Source & Full Story

U.S. National Archives to Display 5th Page of the Constitution for the 1st Time To Mark Anniversary

The National Archives says it plans to display the so-called “fifth page” of the U.S. Constitution for the first time to celebrate the document’s 225th anniversary next week. The Archives says the extra page will be on display Friday through Monday in the East Rotunda Gallery. Monday is also known as Constitution Day.

The fifth page of the Constitution is known as the transmittal page. It is signed by George Washington and describes how the Constitution was to be ratified and put into effect.

Source & Full Story

Are You Related to Grace Kelly?

Grace Kelly died 30 years ago on September 14, 1982.

She was born on November 12, 1929 in Philadelphia to John Brendan "Jack" Kelly, and his wife, Margaret Katherine Majer. The newborn was named after her father's sister, who had died at a young age.

Grace Kelly's Family Tree

13 September 2012

Richard's III Skeleton Reveals 'Hunchback King'

For centuries historians have debated Richard III and whether his reputation as a ruthless hunchback king was a true reflection of his reign or just a figment of Shakespeare's imagination.

Now it would seem that at least some of that legend may be true, after archaeologists unearthed a fully intact skeleton that they believe is that of the medieval king which, crucially, has a deformed spine.

Source & Full Story

Are You Related to Annie Duke?

Annie Duke (born Anne LaBarr Lederer) is a professional poker player who was born on September 13, 1965 in Concord, New Hampshire, the daughter of Rhoda S. (née Spagenberg) and Richard Lederer, a writer and linguist who taught at St. Paul's School.

Her brother, Howard Lederer, is also a professional poker player. Her sister, Katy Lederer, is an author and poet who wrote a book about the Lederer family, titled Poker Face: A Girlhood Among Gamblers.

Annie Duke's Family Tree

12 September 2012

Secret WWI Diary Written by Englishwoman, Known as 'The Outlander', Behind Enemy Lines in Germany Is Unearthed in Dusty Loft

As an Englishwoman in Germany during the First World War, and with her husband interned in a prison camp, she was known as 'The Outlander'. She was shunned by old friends and viewed with suspicion in the garrison town she called home.

Now, the secret diary penned behind enemy lines by Annie Droege, originally from Stockport, Cheshire, has been uncovered and lovingly transformed into a book. The Diary Of Annie’s War only came to light when retired engineer Mark Rigg, 66, was sifting through a dusty box left for decades in a loft.

Source & Full Story

Search for King Richard III's Body Finds Human Remains Where His Grave Stood in 1612

Archaeologists believe they may finally have found the final resting place of King Richard III. In a dramatic development after three weeks of digging under a council car park in Leicester, researchers today revealed they have found human remains in the spot it is believed he was buried.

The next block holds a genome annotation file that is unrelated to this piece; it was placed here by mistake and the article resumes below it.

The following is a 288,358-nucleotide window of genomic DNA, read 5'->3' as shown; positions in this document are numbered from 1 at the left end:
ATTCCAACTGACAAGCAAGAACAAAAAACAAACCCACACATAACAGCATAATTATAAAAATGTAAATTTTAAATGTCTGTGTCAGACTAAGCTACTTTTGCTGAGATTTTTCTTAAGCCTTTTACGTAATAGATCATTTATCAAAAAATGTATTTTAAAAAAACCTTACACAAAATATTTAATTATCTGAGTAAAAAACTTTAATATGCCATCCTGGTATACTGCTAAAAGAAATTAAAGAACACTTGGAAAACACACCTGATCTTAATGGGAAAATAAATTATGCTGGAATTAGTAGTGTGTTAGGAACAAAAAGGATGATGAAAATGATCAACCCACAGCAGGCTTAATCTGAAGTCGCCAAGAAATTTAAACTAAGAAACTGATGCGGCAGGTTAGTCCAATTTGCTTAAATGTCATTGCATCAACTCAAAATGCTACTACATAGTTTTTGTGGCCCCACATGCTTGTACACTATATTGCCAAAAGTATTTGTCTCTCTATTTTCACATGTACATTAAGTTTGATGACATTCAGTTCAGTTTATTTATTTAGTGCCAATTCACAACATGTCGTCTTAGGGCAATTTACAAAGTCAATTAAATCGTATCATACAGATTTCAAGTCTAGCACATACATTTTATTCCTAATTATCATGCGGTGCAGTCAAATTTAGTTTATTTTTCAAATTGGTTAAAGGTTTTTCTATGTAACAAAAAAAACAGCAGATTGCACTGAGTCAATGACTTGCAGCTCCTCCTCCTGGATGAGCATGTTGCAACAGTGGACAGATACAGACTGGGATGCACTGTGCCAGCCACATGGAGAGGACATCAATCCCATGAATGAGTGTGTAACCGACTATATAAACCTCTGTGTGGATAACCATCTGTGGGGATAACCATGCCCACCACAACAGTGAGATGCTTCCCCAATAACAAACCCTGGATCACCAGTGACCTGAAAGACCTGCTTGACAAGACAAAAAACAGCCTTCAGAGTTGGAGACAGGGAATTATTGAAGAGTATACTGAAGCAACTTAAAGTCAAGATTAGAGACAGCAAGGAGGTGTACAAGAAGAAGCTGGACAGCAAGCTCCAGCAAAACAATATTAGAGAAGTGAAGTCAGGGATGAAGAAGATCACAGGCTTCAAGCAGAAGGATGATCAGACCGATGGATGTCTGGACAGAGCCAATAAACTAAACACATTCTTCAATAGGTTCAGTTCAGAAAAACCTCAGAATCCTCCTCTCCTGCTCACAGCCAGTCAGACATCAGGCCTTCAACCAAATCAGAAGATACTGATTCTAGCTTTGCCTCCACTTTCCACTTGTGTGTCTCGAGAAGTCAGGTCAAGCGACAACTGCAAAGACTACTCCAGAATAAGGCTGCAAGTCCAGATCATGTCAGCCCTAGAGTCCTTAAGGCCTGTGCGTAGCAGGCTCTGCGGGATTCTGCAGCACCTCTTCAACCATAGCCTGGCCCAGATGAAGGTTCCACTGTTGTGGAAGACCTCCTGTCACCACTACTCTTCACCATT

Richard Taylor, Director of Corporate Affairs at the University of Leicester and one of the prime researchers behind the project, said: 'What we have uncovered is truly remarkable and today we will be announcing to the world that the search for King Richard III has taken a dramatic new turn.'

Source & Full Story

11 September 2012

Genealogy Software Updates of the Week

Branches (Full Featured - Windows - Purchase)

• Update for GEDCOM import

Brother's Keeper 6.5.16 (Full Featured - Windows - Purchase)

• This version has changes for the language translators so that they can update the language files. It might take a couple weeks before the translators get their versions ready. The new translation program is also available.

Families for Android 1.6.2 (Mobile - Purchase)

• Fix problem advertising Sync View address with Android 4.0+
• Fix problem with keyword search within Master Location List.
• Fix layout problem on some Android tablets.

FamViewer 2.6 (Mobile - Purchase)

• Various bug fixes.

GedView 3.2.8 (Mobile - Purchase)

• Fixes potential crash on startup when opening a gedcom from another app.
• Handle broken gedcom a where notes appear at the wrong level.
• Improved support for ANSI character set. Now takes notice of the VERS field as used by program's such as Ahnenblatt for specifying the code page.

HuMo-gen 4.8.4 (Web Publishing - Windows - Freeware)

• Added the "Favorite" feature to store your favorite families.
• Improvements to the CMS welcome screen.
• Attachment of audio files.
• Several other improvements and additions..

The Complete Genealogy Reporter 2012 build 110910 (Family Books - Windows - Shareware)

• Fixed: Norwegian reports including ages which are user-specified now correctly narrate "xx år gammel" instead of "gammel xx år".

Timeline 2.17 (Timeline - Windows, Mac, Linux - Freeware/Open Source)

• Added swipe to navigate instructions and bug fixes.
• Finally finished swipe/slide to move next and previous in the slider.

Archaeologists Discover Medieval Church and 300 Burials in Ipswich

A team from Oxford Archaeology, in partnership with Pre-Construct Archaeology, has so far uncovered some 300 burials dating to the late Saxon and medieval periods from a site in Ipswich.